Medha Lolayekar is 13 years old. She is a Junior member of the Chitresh Das Youth Company and an in the 8th grade at Miller Middle School in San Jose.

As part of our effort to green our production for Aranya Katha - The Maharaja’s Decree CDI staff, students and parents visited the recycling center at the Stanford Office of Sustainability at Stanford University and took a guided tour and learned a great deal about the process and cycle of our waste, whether it be composting, recycling or landfill. Medha attended this tour and wrote this essay about her experience.

My recent trip to Stanford University, to visit the Recycling Center and talk about Stanford Sustainability effort, got me thinking how important and urgent it is to promote recycling, educate people about eliminating waste, and how to make more sensible choices in our day to day life. Perhaps introducing a course of Ecology and Sustainability as a mandatory part of school curriculum can do the trick? There are so many important and difficult academics we learn in school. We work so hard to get good grades, and excel on exams and tests. However, the majority of students have very little knowledge of how to recycle and what throwing away trash does to earth.  If only everyone could internalize what a terrible crime is being committed by polluting and wasting natural resources. Did this field trip change my whole perspective on the problem? Was I oblivious to it before? No, it was not news to me, it was rather an eyeopener on how urgent it is to act, and how important it is for our generation to realize that it is time for us to be the change. 

Saving and helping the environment has always stuck with me. All my major projects, essays and assignments have been about ecology. In sixth grade, I wrote a letter to the President of the United States about how global warming is real. The results were disappointing as he didn’t reply, but other students before us got replies. 

Seventh grade was the year where we learned and first touched base on biology. We were given a coral reef preservation project, where we had to come up with ways to promote tourism, but also help the coral reefs. There were four teams that needed investments from the three judges to promote their take on the problem, and whoever the judges chose as the best solution of the problem got the funding to work on the project. 

I suggested to my team to base our solution on ecotourism, which would create expansive reef nurseries, where eco-friendly solar powered clear bottom boats could allow the tourist to see the reefs without touching them. In the end, we came out as the winners of the challenge.  

Now you might think how this could be at all related to Kathak. Dance and ecology seem to be very different and unrelated. To those unacquainted, Kathak may seem as rhythmic moves to music, typically following a set sequence of steps, but it is so much more than that. Kathak tells the audience a story and touches their hearts through the emotions and feelings of the dancer expressed through moves. I remember, when I started dancing in first grade, I was learning about rainforest preservation. Coincidence? Probably not! At the same time during my dance class, I was learning tatkar (the specific beat, created by feet hitting the ground in a particular sequence and speed). I could not see how dance and nature may be related. Despite tedious and tiring dance classes, I kept exceling, learning, chanting the bols (syllables used by Kathak dancers to name musical notes and beats they dance). I felt invigorated when I danced, but only later did I realize a deeper meaning behind the movements. In any form of dance, the dancer speaks through movements, but in Kathak, there is a spiritual element that involves the dancer to be constantly grounded to the earth. Kathak is danced barefoot, so we feel more connected to the earth. The energy that surrounds and engulfs the dancer is almost palpable by those in the audience. Here are a few bols - Ta = body (from Tanu), Thei = Earth (from Sthela), Ei = Lord (from Eishwara). This is my 7th year studying the art of Kathak dance.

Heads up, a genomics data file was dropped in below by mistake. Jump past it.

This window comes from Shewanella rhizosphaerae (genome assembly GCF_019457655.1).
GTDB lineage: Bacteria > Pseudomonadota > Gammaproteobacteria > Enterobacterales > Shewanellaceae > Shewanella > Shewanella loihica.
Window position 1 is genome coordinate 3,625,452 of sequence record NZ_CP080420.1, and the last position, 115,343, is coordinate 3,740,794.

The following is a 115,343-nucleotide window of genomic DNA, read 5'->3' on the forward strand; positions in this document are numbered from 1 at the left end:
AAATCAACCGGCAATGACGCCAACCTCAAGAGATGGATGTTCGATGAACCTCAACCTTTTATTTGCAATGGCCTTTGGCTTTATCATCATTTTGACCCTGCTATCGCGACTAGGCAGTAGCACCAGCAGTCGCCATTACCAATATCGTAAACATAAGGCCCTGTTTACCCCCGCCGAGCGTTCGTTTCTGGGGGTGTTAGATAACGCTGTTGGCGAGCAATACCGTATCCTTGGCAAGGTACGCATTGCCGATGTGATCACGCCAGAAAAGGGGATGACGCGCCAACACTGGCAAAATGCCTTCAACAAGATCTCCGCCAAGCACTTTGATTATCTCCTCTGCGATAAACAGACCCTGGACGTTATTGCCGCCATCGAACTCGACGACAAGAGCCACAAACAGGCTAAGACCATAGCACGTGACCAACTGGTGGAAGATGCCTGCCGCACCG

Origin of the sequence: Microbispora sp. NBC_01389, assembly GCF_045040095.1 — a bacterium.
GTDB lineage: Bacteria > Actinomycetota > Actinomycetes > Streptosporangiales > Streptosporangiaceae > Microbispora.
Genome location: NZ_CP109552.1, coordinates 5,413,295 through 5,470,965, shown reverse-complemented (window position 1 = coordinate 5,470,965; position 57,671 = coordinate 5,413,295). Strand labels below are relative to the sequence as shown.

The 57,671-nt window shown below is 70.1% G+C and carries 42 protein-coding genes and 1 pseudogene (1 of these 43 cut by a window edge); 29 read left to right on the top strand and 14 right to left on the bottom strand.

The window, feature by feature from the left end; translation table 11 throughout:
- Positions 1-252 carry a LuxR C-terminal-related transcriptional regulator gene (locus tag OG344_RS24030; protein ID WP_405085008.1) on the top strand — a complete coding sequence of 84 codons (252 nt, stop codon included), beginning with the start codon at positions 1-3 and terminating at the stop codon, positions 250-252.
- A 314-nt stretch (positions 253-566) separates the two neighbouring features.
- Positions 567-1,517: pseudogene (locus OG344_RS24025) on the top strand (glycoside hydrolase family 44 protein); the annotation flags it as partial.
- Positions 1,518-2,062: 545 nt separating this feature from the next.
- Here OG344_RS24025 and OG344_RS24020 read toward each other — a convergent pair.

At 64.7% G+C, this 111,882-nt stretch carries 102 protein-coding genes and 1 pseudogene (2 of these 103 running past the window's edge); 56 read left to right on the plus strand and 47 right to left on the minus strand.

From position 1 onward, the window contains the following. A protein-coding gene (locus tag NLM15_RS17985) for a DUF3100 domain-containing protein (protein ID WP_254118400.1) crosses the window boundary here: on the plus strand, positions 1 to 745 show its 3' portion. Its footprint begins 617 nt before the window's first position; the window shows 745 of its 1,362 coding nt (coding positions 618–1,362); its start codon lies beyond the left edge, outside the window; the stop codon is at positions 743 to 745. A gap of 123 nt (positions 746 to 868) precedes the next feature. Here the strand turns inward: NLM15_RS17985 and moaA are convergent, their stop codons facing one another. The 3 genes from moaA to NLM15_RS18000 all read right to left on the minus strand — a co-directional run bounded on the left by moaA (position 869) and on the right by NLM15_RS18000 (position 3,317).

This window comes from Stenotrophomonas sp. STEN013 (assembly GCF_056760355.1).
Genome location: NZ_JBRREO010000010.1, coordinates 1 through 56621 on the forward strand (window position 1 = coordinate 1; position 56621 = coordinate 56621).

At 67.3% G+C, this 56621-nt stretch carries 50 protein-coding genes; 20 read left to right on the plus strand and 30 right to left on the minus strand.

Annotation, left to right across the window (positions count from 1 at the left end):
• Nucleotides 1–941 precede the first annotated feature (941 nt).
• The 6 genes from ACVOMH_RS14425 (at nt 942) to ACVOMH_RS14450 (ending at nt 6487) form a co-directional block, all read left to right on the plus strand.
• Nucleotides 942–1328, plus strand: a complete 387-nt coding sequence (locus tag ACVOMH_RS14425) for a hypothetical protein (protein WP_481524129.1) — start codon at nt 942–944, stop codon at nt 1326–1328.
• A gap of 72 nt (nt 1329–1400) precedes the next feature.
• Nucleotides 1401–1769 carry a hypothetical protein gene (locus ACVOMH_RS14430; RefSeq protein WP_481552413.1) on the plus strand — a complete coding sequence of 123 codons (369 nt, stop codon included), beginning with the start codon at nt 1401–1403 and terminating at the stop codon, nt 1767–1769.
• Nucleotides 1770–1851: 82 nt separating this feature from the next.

My most recent dance piece on the historical account of the beginning of the global environmental movement, resonated with me the most. If art can promote enlightenment and peace, there is no better vehicle to raise awareness for fragility and beauty of earth, awaken others, realize the urgency and start the change. 

Photo of Medha Lolayekar with her father, Santosh, taken February 2, 2019 backstage at a performance at Marin Center.